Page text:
Quick LoL Thoughts: Oct 23
How we assess personalization, Preseason PBE home stretch, TFT things that didn't ship
Next month we'll be saying a fond farewell to Teamfight Tactics: Rise of the Elements and giving a warm welcome to Teamfight Tactics: Galaxies. The new set places you in the midst of a League universe-spanning intergalactic war bringing new champions, traits, skins, boards, Little Legends, and a new set-wide mechanic. We'll be sharing more about the upcoming stuff over the next few weeks. Today, we're starting with the new set mechanic for TFT: Galaxies.
Before we get there though, let's talk about the Elemental Hex system. We added a set mechanic to Rise of the Elements because we wanted to increase replayability, add variance to every game, and force players to continuously adapt the way they played. We hoped that dealing with a different core element every game meant that the same composition wasn’t always going to be the best option. Additionally, with hexes being in different spots each game, it wouldn’t always be clear the best way to utilize them.
Overall we're happy with how the Elemental Hex system turned out, especially with the way Qiyana integrates with the system and the way it allows for new builds across games. Mountain games have stronger front lines and the earlier appearance of the Mountain trait. Ocean games allow for quicker spell casts and Shojin states. Cloud games give spell casters a slight edge, and Inferno games are more explosive than normal. Every game feels a little bit different, which is what we wanted.
That being said, it's not perfect and we’re definitely taking a few learnings going forward. The first one is clarity issues. The hexes use the item system, and while we intended for that to be an interesting strategic trade-off, it's also very unclear (especially for new players) what benefits your champions are getting. We were also a bit conservative with the hexes’ power level. They're such a light touch to the game that it’s often ideal to simply ignore the mechanic for better positioning. Ideally, game mechanics with that level of visibility and mind share require you to interact with them in clever ways; Elemental Hexes aren't quite hitting that bar right now.
Elemental Hexes will be leaving TFT with Rise of the Elements, and we'll be moving forward with a new set mechanic for Galaxies.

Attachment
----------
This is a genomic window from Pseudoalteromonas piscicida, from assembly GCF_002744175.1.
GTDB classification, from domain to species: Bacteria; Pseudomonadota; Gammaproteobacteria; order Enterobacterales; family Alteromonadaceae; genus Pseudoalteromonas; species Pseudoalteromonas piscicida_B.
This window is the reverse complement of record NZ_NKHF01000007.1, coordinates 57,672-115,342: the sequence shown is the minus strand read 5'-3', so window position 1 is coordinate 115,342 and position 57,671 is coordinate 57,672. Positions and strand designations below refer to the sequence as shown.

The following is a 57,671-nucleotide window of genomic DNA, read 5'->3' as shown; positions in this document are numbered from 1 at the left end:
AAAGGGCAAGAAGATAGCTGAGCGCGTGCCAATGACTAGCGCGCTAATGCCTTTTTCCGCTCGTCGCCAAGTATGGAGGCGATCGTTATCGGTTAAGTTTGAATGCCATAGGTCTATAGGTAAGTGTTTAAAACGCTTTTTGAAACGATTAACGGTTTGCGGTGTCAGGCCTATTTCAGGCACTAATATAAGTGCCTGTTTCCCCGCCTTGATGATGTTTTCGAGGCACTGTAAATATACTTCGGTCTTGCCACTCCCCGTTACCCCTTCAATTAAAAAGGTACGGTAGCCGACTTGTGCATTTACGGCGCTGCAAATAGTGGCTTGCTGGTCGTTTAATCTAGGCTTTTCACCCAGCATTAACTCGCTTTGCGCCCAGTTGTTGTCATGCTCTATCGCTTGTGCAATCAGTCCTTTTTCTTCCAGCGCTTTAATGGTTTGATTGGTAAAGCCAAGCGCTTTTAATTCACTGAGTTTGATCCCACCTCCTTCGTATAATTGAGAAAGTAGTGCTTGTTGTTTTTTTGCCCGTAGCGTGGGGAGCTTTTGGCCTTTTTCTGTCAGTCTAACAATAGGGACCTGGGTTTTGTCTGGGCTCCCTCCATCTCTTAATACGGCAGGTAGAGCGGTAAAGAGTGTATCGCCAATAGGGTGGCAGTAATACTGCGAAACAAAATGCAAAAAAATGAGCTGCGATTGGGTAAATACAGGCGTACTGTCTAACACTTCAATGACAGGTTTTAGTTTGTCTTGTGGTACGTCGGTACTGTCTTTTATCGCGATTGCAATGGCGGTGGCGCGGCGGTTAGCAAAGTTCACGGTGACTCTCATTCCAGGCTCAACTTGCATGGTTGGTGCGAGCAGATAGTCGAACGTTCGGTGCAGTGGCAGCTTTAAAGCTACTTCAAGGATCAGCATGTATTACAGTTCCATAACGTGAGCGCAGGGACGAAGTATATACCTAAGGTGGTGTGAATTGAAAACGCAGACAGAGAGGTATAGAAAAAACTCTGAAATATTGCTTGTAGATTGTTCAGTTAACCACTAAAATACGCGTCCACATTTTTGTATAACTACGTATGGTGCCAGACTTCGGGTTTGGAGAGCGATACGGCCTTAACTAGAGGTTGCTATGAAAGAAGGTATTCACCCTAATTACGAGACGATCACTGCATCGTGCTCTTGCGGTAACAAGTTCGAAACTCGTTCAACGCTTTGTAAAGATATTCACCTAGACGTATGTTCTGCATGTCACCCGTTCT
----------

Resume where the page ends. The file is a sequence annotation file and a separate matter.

We're calling the set mechanic for Teamfight Tactics: Galaxies... "Galaxies." Yes, we're very creative. Here’s how it works: In addition to games with normal rulesets, some games of TFT will take you to a different galaxy where the rules are just a bit different.
For example, one Galaxy you might travel to is the Neekoverse Galaxy, where everyone starts with two Neeko’s Help items ready to go. With everyone having this advantage, it becomes about making strategic decisions around when and how to use those Neekos. Do you use them early on a powerful three-cost or four-cost to start win streaking? Do you chase a powerful 3-star that might normally be too hard to achieve? Or do you hold out for that late game 2-star five-cost champ?
Another Galaxy you might travel to is the "4-cost-carousel" Galaxy (the name is a work in progress), where the first carousel is entirely four-cost champions. This brings a new set of questions: Should you build around that champion? Or are you going to sell it for an early gold spike? A four-cost with the right component is strong from the start, but four additional gold could enable multiple 2-star champions right out of the gate.
You won’t know which Galaxy you’re playing in until the game starts, so your ability to adapt is going to be put to the test. And there's one more thing: New Galaxies will open up gradually as the set goes on. So at launch you’re very likely to have a normal game as only one or two Galaxies will be active, but by the end of the set, there may be as many as 10 different Galaxies (…and some may go away as well).
The universe is vast and there’s a lot to explore out there!
We had a few goals for Galaxies. First, we wanted something that increased variance and required more adaptability. TFT is at its best when you can’t just look up a guide and know the best way to play, but rather have to adapt to what’s going on in game. So coming up with a set mechanic that made that happen was important.
Second, we wanted as clear of a set mechanic as possible. As mentioned, Elemental Hexes were a pretty simple mechanic, but with some confusion around its rules. For Galaxies we wanted something that would be clear right off the bat, so that even if it was your first TFT game, you’d be able to understand what was going on.
Finally, we wanted something expandable. Elemental Hexes are great, but we were disappointed that we weren’t able to add additional hexes over the course of the set. Galaxies give us the opportunity to add new ones pretty frequently since they aren’t so ingrained into the set’s champions like Qiyana was. We’re excited to bring you some really unique Galaxies to explore over the next few months.
As you load up into each game, you should be excited about the possibility of going to a different Galaxy, and when you get there, it should change how you approach the game in a unique and fun way. If we’re seeing different games on different galaxies play out in unique ways, then this will be a success.
We hope you have fun exploring the Galaxies, and we can’t wait for you to try them all! Tune in next week for a look at a few of the traits that will show up in Teamfight Tactics: Galaxies.